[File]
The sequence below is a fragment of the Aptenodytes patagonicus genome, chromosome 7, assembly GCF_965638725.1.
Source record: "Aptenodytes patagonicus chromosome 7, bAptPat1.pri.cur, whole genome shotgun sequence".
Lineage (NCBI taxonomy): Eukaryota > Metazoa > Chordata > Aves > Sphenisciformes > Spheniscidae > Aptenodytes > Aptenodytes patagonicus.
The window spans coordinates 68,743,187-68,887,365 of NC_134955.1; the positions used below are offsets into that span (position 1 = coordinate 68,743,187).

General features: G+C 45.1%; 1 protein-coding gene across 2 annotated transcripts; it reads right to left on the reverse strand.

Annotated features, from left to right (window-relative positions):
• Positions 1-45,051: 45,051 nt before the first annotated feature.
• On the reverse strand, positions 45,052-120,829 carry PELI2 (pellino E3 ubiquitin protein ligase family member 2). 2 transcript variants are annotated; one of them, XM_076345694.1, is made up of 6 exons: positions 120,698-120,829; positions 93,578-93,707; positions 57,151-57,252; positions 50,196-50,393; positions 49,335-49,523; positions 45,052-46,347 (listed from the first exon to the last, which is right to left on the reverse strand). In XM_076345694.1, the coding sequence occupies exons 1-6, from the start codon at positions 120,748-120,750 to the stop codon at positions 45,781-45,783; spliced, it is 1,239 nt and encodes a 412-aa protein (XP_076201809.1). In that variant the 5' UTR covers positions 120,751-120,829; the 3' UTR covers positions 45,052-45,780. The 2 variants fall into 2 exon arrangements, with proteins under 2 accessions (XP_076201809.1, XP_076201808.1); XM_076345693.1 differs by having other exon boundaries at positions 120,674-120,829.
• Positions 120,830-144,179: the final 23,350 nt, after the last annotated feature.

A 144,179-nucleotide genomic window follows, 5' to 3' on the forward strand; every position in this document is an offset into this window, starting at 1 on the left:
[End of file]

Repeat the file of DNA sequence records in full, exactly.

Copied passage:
The sequence below is a fragment of the Aptenodytes patagonicus genome, chromosome 7, assembly GCF_965638725.1.
Source record: "Aptenodytes patagonicus chromosome 7, bAptPat1.pri.cur, whole genome shotgun sequence".
Lineage (NCBI taxonomy): Eukaryota > Metazoa > Chordata > Aves > Sphenisciformes > Spheniscidae > Aptenodytes > Aptenodytes patagonicus.
The window spans coordinates 68,743,187-68,887,365 of NC_134955.1; the positions used below are offsets into that span (position 1 = coordinate 68,743,187).

General features: G+C 45.1%; 1 protein-coding gene across 2 annotated transcripts; it reads right to left on the reverse strand.

Annotated features, from left to right (window-relative positions):
• Positions 1-45,051: 45,051 nt before the first annotated feature.
• On the reverse strand, positions 45,052-120,829 carry PELI2 (pellino E3 ubiquitin protein ligase family member 2). 2 transcript variants are annotated; one of them, XM_076345694.1, is made up of 6 exons: positions 120,698-120,829; positions 93,578-93,707; positions 57,151-57,252; positions 50,196-50,393; positions 49,335-49,523; positions 45,052-46,347 (listed from the first exon to the last, which is right to left on the reverse strand). In XM_076345694.1, the coding sequence occupies exons 1-6, from the start codon at positions 120,748-120,750 to the stop codon at positions 45,781-45,783; spliced, it is 1,239 nt and encodes a 412-aa protein (XP_076201809.1). In that variant the 5' UTR covers positions 120,751-120,829; the 3' UTR covers positions 45,052-45,780. The 2 variants fall into 2 exon arrangements, with proteins under 2 accessions (XP_076201809.1, XP_076201808.1); XM_076345693.1 differs by having other exon boundaries at positions 120,674-120,829.
• Positions 120,830-144,179: the final 23,350 nt, after the last annotated feature.

A 144,179-nucleotide genomic window follows, 5' to 3' on the forward strand; every position in this document is an offset into this window, starting at 1 on the left: